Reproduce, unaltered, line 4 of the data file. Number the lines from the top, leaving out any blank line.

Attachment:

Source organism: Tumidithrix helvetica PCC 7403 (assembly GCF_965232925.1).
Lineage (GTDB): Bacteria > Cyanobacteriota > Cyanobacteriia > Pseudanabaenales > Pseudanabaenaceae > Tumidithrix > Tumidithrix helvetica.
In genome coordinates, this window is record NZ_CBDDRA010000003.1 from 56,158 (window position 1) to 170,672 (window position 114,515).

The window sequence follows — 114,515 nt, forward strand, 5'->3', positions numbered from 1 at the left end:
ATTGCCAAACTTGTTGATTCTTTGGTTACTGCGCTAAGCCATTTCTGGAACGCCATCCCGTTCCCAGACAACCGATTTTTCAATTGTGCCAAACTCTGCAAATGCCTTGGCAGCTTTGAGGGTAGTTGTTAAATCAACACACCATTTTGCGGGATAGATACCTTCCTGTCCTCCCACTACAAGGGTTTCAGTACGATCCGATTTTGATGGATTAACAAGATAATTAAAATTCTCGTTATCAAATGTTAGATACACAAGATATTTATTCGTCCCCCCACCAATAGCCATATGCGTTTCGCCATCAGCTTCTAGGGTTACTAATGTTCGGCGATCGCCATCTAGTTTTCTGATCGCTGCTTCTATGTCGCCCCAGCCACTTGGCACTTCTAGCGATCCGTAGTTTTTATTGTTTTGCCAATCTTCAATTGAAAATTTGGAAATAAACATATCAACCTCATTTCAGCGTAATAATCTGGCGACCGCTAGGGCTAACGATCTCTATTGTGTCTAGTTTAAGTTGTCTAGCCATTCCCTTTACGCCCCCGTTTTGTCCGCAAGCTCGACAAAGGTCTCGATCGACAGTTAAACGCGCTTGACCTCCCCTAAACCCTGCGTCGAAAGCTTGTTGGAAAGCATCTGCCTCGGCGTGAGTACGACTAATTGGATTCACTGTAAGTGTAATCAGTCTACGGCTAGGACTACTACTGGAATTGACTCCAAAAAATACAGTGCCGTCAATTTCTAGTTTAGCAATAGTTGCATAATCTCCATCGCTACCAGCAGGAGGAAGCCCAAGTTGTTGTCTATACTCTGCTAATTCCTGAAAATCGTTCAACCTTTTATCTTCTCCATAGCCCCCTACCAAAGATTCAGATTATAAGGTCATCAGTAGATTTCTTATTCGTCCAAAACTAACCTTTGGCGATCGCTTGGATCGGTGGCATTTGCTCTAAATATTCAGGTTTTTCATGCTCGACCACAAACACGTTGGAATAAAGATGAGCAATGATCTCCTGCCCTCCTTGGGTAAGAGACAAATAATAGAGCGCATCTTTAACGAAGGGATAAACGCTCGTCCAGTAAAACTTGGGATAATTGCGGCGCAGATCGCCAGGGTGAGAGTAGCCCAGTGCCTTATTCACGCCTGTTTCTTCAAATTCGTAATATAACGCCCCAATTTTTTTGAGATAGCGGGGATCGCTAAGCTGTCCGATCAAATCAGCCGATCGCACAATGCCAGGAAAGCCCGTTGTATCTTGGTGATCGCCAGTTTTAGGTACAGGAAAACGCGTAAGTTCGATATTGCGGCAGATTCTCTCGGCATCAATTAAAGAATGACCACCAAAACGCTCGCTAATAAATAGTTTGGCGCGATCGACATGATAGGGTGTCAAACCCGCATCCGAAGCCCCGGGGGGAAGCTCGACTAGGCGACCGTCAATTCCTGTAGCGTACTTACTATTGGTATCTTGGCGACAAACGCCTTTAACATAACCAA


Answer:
The window sequence follows — 114,515 nt, forward strand, 5'->3', positions numbered from 1 at the left end: